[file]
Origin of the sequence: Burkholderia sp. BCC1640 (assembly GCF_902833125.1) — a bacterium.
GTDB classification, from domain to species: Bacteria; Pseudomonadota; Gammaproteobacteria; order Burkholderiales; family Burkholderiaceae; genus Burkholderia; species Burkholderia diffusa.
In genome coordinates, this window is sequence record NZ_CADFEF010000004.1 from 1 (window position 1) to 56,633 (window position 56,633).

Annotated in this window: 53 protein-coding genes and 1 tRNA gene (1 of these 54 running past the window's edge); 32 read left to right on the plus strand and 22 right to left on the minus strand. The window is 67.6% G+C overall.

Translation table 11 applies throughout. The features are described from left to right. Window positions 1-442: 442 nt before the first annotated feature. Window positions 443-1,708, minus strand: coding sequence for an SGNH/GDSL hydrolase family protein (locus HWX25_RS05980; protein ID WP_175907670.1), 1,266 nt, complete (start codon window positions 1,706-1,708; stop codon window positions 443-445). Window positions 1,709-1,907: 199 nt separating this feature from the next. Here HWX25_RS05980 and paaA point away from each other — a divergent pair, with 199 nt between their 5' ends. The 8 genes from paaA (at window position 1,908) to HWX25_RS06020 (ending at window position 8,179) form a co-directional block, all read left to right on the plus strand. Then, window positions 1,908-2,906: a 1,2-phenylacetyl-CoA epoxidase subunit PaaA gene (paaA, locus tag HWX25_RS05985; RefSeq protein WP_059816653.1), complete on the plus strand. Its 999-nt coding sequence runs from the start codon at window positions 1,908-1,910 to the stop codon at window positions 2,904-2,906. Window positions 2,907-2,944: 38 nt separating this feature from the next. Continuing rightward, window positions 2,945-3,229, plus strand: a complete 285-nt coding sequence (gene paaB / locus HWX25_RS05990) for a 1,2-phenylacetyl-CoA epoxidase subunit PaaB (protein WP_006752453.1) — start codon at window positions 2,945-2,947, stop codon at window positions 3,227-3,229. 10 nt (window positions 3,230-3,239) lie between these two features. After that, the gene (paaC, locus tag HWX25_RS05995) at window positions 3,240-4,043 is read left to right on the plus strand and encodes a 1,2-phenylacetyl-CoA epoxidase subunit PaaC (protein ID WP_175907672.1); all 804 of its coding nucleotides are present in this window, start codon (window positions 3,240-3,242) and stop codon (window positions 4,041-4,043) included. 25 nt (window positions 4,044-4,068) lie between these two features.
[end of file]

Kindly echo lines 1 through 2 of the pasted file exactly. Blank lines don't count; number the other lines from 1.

Origin of the sequence: Burkholderia sp. BCC1640 (assembly GCF_902833125.1) — a bacterium.
GTDB classification, from domain to species: Bacteria; Pseudomonadota; Gammaproteobacteria; order Burkholderiales; family Burkholderiaceae; genus Burkholderia; species Burkholderia diffusa.